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Updated 05/24/2013


The Stool of Repentance

In Presbyterian polity, mostly in Scotland, the Stool of Repentance was an elevated seat in a church used for public penance of persons who had offended against the morality of the time, often through fornication and adultery. Often, at the end of the service, the offender had to stand upon the stool to receive the rebuke of the minister.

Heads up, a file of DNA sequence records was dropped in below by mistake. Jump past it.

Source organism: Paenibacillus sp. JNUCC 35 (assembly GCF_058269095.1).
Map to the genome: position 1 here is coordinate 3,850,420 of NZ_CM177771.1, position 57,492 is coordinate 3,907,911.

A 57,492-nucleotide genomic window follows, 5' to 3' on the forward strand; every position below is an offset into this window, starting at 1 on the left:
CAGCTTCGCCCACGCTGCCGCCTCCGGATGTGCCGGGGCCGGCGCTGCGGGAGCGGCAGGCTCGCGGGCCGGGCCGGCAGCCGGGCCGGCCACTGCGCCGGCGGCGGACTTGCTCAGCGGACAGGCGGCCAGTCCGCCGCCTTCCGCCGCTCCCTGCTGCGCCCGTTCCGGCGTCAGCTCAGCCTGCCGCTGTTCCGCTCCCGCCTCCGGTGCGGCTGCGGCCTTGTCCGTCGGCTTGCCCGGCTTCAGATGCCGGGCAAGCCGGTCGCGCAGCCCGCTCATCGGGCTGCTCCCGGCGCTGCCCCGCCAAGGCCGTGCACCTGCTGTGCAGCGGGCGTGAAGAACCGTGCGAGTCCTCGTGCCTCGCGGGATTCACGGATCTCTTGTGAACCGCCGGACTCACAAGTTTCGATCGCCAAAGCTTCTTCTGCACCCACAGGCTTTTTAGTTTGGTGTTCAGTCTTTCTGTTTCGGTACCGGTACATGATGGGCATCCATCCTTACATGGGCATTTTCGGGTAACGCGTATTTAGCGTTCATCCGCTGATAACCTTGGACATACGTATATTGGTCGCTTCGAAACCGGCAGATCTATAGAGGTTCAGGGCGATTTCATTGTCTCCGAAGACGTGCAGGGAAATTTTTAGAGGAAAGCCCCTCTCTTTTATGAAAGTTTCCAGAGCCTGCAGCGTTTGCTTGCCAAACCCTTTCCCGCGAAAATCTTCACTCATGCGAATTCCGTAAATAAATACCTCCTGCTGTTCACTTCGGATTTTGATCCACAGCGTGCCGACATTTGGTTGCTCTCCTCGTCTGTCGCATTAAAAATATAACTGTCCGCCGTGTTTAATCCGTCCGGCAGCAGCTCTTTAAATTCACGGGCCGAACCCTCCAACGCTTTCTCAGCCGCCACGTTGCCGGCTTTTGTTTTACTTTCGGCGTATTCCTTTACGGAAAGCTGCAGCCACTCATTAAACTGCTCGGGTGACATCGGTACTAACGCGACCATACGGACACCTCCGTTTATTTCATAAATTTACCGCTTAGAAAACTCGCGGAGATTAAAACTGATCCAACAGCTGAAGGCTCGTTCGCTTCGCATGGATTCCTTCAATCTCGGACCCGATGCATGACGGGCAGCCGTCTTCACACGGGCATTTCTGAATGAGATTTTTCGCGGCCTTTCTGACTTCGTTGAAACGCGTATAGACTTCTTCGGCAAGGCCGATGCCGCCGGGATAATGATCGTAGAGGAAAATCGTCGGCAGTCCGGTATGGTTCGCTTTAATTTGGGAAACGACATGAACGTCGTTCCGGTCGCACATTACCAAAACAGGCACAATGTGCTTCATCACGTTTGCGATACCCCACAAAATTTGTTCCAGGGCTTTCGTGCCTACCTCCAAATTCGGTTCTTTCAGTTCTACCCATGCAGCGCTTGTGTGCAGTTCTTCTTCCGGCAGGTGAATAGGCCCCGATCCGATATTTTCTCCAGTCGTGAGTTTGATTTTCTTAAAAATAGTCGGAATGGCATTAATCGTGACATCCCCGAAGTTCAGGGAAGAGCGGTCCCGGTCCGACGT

Stool of Repentance is also the name of a parlor game for children and adults. The players sit in a circle around a stool. One of the group (the "victim") leaves the room, and the rest say or write all sorts of things about him. For instance, one will say he is handsome, another that he is clever, or stupid, or vain. The "victim" is then called back to sit on the stool, and one of the players begins to tell or read him the different charges that were made against him. "Someone said you were vain; can you guess who?" If the victim guesses correctly, he returns to the circle, and the person who made the accusation takes the stool as the new "victim". If, however, the "victim" is unable to guess correctly, he must leave the room again and fresh charges are made against him. The game almost certainly takes its name from the old Scottish church custom.